Sleep Thieves have recently come out in favour of Spotify and its reach to casual music fans, and indeed, it features front and centre in the promotional bits and bobs for ‘Logical Love’ – how has digital streaming and in particular Spotify affected the band as of yet?
Well we haven’t yet felt the benefits of Spotify at the same scale as Sleep Thieves, neither monetarily nor from musical outreach but I think it’s important to go with flow and hope that we might eventually feel some of those more positive effects. We have noticed a decline in sales of our music. I myself use Spotify to check out new music but whenever I discover something special I always go and buy it. There will always (I hope) be people in the world that will want to buy and own their favourite music and I suppose being on Spotify makes it a bit easier for those people to find us.
You’ve also provided the new theme to Conor O’Toole’s nature series for kids on YouTube, World of the Animal Kingdom. Again, nature ties in thematically with a lot of your songs, what was the craic with it?
We met Conor a few years ago at a gig in Dublin. We were playing and he was doing some stand-up and we became mutual fans! He’s a very funny chap and we do share a fascination with the oddities of the natural world. I’ve always been influenced by nature and weather, both as a visual artist and a song writer. I am definitely affected by the seasons and I’m at my best when I’m outdoors, or travelling or lost somewhere. A lot of our songs are actually conceived when I’m out walking so that might also be part of the reason that the weather and natural imagery features so much in them.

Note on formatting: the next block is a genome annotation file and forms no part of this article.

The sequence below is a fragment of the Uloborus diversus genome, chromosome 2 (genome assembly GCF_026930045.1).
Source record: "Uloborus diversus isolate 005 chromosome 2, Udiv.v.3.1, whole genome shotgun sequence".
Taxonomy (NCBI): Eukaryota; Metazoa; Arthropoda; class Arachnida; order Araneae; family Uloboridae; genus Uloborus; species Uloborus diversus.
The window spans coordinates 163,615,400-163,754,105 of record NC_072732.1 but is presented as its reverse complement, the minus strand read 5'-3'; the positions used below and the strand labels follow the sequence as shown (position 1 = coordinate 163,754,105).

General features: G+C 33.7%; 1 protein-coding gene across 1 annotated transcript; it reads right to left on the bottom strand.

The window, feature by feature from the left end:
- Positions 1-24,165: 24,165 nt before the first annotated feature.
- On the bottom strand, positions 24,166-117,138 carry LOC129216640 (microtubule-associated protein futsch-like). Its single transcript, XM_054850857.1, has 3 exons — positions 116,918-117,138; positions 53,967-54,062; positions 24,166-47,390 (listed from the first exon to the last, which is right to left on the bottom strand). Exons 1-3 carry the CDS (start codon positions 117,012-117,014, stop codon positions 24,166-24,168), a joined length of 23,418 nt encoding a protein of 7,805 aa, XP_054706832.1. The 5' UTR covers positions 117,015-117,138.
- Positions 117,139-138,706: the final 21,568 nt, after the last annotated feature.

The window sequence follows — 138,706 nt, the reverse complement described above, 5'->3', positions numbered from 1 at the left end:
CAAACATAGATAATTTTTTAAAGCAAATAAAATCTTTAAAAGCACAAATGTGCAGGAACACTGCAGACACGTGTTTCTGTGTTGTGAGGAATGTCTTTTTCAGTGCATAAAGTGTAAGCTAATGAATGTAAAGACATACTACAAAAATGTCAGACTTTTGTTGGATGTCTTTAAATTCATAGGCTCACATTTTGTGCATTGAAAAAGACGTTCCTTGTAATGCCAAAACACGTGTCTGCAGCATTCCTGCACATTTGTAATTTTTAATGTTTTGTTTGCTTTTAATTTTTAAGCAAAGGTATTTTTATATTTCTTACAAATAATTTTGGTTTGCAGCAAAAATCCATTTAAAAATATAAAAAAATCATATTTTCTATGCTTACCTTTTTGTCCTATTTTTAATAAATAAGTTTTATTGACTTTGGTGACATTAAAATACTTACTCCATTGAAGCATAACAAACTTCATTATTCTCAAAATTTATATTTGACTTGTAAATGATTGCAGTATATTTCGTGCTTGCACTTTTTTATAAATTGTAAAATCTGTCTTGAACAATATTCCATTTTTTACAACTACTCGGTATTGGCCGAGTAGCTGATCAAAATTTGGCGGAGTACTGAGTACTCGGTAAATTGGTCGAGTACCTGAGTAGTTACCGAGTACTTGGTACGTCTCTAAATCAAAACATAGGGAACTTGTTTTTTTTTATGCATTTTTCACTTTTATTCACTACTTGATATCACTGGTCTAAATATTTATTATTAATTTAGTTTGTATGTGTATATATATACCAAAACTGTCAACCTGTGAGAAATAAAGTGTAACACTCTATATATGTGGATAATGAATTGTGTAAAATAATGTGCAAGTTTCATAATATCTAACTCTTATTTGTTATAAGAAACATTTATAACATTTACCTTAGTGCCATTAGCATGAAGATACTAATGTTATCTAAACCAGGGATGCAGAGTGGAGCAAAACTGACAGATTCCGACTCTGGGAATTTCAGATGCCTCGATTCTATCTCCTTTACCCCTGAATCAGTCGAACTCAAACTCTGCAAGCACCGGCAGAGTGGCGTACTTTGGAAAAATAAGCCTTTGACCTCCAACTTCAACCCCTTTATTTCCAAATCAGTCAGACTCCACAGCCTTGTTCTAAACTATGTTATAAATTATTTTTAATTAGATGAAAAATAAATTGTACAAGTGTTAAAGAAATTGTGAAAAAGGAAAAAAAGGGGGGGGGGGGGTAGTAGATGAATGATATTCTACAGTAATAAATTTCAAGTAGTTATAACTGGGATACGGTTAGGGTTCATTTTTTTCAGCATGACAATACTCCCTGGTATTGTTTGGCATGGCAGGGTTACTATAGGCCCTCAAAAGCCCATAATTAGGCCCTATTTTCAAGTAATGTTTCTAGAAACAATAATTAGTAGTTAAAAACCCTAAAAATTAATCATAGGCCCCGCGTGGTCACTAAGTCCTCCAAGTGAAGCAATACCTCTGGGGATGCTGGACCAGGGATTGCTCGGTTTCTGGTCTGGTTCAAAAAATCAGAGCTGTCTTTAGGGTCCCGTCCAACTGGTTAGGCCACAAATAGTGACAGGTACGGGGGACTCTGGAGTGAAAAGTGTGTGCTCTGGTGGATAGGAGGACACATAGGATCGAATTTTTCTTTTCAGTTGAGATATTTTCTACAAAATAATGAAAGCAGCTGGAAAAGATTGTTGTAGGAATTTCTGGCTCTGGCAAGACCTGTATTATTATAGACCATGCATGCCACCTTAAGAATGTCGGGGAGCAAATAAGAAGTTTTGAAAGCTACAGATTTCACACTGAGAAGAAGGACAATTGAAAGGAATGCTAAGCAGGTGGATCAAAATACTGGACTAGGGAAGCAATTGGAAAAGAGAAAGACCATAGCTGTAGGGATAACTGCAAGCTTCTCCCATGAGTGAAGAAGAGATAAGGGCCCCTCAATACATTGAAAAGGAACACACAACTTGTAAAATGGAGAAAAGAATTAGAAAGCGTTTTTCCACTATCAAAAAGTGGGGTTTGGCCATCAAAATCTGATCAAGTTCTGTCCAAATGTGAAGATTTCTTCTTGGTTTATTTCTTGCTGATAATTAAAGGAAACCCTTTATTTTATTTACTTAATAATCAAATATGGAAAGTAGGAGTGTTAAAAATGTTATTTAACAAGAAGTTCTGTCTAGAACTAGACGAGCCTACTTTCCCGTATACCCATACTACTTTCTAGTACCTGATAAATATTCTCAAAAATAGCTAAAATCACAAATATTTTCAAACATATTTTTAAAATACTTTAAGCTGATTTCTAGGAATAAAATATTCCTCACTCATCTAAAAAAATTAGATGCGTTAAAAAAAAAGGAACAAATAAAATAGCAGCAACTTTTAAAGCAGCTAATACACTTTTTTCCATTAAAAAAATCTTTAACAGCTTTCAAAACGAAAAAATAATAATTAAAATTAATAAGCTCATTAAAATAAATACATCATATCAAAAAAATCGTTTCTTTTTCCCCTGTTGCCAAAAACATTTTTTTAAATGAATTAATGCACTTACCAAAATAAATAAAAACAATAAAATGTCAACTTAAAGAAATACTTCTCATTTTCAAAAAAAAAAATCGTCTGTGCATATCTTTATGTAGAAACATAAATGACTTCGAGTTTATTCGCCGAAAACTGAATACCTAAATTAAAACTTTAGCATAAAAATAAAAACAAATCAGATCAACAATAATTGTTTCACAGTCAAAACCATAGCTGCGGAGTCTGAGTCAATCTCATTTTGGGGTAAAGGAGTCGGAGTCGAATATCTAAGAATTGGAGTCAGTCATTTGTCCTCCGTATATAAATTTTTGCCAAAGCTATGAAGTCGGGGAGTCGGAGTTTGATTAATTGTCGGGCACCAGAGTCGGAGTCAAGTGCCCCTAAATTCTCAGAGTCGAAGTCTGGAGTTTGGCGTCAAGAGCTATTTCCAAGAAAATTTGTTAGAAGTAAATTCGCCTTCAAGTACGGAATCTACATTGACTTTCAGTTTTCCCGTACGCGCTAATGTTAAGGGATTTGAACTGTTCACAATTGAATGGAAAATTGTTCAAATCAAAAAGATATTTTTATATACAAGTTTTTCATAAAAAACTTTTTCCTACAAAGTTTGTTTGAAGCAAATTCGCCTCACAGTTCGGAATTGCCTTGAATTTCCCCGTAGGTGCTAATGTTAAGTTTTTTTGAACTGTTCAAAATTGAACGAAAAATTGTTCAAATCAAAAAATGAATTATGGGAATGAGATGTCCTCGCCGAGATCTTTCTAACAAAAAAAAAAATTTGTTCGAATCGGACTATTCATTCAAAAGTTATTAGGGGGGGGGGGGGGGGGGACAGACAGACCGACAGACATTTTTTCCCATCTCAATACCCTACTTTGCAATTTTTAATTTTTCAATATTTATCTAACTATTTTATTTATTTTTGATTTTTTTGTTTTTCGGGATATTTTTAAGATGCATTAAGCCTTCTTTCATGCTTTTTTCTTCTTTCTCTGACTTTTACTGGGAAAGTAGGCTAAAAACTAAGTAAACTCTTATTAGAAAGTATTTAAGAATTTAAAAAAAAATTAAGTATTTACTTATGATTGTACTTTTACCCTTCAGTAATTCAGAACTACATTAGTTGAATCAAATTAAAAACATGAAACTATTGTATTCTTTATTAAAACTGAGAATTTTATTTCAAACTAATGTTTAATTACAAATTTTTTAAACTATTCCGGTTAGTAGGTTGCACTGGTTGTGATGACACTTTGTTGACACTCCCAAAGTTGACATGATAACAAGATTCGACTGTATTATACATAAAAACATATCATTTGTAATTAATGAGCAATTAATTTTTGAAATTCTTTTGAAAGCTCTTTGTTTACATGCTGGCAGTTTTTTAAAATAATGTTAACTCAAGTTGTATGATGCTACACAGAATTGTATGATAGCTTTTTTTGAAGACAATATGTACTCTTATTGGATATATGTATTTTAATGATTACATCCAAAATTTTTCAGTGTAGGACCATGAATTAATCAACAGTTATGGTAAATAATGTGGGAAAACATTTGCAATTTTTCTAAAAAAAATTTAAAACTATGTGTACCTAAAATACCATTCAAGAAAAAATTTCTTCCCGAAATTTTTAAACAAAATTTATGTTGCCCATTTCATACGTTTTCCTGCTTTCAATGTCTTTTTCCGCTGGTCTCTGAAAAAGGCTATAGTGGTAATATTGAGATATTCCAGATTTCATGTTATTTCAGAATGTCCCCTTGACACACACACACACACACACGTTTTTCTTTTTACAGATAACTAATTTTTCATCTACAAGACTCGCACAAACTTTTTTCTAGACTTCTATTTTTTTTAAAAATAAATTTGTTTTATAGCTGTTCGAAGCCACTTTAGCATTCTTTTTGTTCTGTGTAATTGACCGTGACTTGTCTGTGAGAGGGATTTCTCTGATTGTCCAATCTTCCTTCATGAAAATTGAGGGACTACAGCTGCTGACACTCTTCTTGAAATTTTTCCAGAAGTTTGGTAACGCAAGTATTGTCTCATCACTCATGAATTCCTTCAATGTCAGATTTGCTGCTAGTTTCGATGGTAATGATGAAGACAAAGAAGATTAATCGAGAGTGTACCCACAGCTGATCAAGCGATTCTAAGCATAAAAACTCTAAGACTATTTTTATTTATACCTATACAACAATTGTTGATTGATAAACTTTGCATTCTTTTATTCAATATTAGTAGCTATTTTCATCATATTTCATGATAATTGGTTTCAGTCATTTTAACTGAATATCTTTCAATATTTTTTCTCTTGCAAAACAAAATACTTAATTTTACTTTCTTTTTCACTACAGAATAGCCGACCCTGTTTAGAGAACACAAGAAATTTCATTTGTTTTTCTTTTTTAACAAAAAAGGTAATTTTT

The last few years have seen an absolute explosion in Irish DIY and independent music, and interest has been piqued to the point where Le Galaxie and All Tvvins are on major labels now. What’s your take on this development, and would you do the proverbial deal with the devil?
I was delighted to see Le Galaxie get signed. They have really put in the hard graft over the past few years and their ambition and commitment has paid off. The lads from All Tvvins have been on the scene for quite a while too. It makes me wonder if this will become a trend for major labels, if they’ll wait until the unsigned band pumps all they have into their own development, makes a few albums, tours their hole off and builds up a big fan base, then when they see the band have reached a certain level of success and popularity they’ll approach, knowing that there is less risk involved and less work to be done. I think we probably would take a record deal, under the right conditions. It’s an opportunity to actually get paid to write music and be in a band! And the chance to focus purely on making music without having to worry about doing all of the booking and PR and management. Being a DIY independent band is really hard work, we’d love some help!
What’s the plan for the rest of the year? New album, festival circuit and the rest of 2015?
I think our main focus for the rest of the year will be gigging and promotion of the album, we’ll try to get around the country more and perhaps beyond. We’re looking forward to getting more videos made to help promote the tunes – the video for ‘Logical Love’ will be launched on April 7th and we’ve a few more in the pipeline.
‘Logical Love’ is available now on Bandcamp, Spotify and iTunes. Second album Everywhere Else is available for pre-order on Bandcamp now.